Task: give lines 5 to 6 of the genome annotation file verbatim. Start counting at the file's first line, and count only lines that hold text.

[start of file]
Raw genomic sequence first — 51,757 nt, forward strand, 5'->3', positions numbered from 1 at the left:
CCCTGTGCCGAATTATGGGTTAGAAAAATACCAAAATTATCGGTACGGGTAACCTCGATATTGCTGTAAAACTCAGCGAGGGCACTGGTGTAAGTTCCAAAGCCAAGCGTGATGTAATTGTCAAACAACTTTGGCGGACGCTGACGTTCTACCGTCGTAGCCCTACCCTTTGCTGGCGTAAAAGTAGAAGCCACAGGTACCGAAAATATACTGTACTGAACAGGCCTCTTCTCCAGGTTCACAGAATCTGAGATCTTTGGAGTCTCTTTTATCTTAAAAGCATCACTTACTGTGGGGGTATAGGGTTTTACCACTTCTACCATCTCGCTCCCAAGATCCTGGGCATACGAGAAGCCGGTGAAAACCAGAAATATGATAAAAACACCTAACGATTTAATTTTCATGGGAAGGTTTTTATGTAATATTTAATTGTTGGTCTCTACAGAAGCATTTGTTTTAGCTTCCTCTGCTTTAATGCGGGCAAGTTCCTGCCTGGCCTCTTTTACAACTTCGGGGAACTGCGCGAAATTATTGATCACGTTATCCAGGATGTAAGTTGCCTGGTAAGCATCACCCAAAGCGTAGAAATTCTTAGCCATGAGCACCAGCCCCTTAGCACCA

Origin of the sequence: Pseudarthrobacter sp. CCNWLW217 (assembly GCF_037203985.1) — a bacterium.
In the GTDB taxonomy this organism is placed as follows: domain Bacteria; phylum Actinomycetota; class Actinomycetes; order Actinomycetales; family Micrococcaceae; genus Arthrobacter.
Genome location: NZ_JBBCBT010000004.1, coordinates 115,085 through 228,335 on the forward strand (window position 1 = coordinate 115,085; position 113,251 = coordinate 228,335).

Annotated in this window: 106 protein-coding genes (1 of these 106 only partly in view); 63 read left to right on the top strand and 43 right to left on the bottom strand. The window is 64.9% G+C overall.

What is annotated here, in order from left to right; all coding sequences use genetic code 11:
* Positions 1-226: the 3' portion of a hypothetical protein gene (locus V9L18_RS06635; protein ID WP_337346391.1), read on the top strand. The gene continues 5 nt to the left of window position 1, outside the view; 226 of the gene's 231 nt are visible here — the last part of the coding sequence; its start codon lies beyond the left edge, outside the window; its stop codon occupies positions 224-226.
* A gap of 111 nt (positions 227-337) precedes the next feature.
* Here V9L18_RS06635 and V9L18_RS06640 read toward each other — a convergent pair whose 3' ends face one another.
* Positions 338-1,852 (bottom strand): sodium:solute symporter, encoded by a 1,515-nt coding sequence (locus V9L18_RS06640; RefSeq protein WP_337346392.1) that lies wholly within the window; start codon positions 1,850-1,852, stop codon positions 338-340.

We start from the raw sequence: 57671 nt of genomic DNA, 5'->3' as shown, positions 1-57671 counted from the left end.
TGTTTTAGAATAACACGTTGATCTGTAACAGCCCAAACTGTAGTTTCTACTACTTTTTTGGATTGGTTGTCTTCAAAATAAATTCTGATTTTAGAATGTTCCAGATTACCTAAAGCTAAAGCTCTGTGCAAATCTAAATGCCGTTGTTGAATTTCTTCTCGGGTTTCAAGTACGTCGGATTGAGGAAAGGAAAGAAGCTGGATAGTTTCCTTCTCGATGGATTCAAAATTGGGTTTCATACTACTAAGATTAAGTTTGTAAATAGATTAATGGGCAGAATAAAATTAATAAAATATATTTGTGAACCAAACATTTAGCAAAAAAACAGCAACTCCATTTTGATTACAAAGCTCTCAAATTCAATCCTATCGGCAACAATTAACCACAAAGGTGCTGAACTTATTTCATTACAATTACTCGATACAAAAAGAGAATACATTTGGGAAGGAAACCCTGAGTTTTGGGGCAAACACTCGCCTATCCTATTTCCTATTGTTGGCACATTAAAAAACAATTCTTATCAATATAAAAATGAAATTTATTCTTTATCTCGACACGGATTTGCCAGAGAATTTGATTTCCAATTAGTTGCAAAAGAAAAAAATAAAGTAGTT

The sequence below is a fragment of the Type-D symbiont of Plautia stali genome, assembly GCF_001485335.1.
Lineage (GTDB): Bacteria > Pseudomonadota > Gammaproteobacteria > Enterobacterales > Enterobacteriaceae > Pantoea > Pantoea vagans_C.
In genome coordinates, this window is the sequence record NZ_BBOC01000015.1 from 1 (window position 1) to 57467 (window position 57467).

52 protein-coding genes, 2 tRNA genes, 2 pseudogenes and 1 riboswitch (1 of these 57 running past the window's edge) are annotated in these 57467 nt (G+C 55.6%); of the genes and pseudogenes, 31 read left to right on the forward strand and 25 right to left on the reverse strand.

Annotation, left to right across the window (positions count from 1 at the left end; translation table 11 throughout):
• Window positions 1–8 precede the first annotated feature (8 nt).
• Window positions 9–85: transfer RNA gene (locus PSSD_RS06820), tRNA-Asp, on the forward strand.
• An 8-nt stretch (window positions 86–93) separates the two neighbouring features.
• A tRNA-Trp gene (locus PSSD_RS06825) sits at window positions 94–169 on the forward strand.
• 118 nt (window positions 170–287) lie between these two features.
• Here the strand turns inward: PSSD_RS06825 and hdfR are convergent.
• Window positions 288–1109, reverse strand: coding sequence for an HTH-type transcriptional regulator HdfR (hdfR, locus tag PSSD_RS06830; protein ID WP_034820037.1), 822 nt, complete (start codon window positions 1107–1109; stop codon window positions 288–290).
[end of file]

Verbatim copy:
Genome location: NZ_JBBCBT010000004.1, coordinates 115,085 through 228,335 on the forward strand (window position 1 = coordinate 115,085; position 113,251 = coordinate 228,335).

Annotated in this window: 106 protein-coding genes (1 of these 106 only partly in view); 63 read left to right on the top strand and 43 right to left on the bottom strand. The window is 64.9% G+C overall.